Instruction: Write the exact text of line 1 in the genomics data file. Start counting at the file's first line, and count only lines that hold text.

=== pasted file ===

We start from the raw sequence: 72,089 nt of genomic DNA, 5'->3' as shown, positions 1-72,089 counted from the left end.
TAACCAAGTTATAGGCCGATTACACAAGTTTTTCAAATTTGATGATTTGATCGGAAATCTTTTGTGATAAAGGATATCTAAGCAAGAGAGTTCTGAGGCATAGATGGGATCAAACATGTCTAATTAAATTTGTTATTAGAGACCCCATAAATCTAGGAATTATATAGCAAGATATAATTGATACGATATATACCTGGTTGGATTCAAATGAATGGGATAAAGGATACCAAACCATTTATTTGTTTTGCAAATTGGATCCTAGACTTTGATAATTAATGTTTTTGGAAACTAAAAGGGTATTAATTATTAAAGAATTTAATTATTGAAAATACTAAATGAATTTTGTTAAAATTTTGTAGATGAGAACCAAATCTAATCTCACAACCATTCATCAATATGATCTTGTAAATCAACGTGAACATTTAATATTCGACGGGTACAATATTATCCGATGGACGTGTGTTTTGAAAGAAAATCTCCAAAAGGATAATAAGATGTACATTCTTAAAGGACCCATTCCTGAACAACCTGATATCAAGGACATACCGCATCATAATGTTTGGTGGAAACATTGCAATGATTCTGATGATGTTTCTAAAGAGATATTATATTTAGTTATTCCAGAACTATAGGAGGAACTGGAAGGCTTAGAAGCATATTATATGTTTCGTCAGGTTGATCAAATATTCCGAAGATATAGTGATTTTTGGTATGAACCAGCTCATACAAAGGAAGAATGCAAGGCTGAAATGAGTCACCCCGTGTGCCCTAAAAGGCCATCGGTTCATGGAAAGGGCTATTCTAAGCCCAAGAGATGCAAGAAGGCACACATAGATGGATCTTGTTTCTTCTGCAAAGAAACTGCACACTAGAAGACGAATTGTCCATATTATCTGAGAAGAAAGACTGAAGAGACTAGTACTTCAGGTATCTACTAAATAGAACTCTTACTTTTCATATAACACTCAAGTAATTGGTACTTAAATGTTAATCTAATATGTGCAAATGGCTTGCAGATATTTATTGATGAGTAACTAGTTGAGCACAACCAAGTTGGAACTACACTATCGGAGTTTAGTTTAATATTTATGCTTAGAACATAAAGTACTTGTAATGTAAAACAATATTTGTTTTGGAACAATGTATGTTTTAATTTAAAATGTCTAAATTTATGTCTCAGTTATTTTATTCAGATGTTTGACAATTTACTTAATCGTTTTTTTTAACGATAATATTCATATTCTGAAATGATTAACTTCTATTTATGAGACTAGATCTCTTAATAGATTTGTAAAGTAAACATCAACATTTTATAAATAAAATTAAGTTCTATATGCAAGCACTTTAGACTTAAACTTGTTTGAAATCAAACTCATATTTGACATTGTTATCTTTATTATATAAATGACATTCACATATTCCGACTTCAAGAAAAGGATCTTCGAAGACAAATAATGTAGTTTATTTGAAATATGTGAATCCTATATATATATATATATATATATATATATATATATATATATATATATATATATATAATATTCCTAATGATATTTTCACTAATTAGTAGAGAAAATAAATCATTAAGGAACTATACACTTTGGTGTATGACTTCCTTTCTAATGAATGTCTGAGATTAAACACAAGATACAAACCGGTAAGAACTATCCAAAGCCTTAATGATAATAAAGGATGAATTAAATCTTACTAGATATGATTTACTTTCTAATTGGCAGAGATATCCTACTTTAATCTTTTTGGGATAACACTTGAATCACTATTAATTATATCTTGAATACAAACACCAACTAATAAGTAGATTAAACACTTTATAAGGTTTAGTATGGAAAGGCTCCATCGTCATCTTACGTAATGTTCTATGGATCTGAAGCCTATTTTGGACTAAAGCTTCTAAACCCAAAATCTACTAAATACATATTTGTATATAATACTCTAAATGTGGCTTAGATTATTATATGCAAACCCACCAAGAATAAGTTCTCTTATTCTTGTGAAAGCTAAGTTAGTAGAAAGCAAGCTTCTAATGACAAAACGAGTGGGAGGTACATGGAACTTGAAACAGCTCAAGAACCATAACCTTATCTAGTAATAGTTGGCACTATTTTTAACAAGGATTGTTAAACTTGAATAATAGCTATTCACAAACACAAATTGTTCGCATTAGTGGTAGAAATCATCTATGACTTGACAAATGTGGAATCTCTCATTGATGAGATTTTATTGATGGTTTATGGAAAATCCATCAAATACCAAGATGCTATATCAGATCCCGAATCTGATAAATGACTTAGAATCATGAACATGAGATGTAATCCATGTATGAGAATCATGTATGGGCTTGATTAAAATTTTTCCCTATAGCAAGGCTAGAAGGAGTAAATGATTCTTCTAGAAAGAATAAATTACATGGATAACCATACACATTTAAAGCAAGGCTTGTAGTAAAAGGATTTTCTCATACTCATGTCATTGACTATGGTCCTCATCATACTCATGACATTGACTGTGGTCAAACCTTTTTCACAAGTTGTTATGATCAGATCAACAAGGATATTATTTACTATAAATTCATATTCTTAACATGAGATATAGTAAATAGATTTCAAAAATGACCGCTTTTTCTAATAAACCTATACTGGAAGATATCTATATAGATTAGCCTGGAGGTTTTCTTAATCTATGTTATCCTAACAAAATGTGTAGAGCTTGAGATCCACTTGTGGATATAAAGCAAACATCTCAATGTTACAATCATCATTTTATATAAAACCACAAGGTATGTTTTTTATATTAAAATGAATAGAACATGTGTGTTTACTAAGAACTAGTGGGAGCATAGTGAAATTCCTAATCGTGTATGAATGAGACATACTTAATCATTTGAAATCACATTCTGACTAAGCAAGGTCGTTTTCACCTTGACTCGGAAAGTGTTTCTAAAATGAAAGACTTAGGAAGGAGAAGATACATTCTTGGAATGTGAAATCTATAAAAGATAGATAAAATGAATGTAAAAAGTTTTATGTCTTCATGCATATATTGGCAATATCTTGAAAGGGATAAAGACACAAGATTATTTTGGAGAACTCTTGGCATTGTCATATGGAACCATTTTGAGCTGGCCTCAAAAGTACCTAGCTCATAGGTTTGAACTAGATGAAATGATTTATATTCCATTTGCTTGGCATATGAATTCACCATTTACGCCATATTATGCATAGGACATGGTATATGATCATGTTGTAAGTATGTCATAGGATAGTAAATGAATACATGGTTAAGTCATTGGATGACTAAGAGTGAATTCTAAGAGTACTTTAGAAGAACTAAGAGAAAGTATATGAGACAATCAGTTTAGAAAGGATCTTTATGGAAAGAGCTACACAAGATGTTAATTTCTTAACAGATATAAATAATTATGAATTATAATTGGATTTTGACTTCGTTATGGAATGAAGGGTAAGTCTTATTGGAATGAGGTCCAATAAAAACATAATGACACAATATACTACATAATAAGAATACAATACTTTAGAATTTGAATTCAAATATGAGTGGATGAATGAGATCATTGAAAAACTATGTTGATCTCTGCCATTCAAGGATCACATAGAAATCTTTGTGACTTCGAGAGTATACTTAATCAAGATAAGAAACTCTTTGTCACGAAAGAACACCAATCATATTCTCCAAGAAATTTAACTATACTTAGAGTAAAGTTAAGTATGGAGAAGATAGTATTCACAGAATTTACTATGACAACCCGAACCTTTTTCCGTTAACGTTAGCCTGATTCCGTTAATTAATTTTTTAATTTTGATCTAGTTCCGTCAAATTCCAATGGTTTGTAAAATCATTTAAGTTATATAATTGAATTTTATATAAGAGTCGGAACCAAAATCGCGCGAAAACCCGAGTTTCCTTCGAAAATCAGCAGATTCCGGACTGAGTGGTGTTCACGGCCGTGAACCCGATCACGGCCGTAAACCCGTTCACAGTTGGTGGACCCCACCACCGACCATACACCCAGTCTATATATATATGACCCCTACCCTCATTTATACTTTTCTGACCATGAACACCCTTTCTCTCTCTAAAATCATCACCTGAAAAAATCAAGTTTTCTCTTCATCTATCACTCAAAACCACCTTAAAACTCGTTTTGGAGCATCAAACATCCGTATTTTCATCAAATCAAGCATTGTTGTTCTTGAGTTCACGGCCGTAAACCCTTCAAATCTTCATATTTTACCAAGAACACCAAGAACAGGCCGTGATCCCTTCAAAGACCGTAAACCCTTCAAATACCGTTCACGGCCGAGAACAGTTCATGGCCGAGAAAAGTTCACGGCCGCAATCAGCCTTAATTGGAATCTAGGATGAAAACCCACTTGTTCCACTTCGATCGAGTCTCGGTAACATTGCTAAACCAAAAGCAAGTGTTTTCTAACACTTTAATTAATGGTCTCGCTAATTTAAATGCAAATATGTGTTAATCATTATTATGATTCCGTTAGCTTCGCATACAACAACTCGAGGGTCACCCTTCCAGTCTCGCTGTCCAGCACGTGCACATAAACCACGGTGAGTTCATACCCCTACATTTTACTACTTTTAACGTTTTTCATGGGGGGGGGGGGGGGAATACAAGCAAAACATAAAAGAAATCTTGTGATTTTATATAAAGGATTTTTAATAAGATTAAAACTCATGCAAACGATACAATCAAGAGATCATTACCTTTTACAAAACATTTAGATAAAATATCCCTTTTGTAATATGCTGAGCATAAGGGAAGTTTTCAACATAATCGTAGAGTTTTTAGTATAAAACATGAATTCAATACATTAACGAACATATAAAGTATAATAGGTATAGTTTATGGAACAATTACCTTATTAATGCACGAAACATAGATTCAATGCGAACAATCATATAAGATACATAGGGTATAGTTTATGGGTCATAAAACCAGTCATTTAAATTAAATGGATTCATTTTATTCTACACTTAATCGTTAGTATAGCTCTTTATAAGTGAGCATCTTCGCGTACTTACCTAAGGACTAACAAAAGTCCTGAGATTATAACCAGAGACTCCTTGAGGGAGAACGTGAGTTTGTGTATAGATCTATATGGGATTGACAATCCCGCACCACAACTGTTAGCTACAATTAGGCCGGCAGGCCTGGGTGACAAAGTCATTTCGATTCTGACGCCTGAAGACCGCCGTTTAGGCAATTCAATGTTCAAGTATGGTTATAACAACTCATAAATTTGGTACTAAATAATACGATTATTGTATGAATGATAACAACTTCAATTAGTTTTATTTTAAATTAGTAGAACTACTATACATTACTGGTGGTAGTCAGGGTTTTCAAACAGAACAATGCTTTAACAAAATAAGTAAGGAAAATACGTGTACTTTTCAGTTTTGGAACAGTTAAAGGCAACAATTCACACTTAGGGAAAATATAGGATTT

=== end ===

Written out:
We start from the raw sequence: 72,089 nt of genomic DNA, 5'->3' as shown, positions 1-72,089 counted from the left end.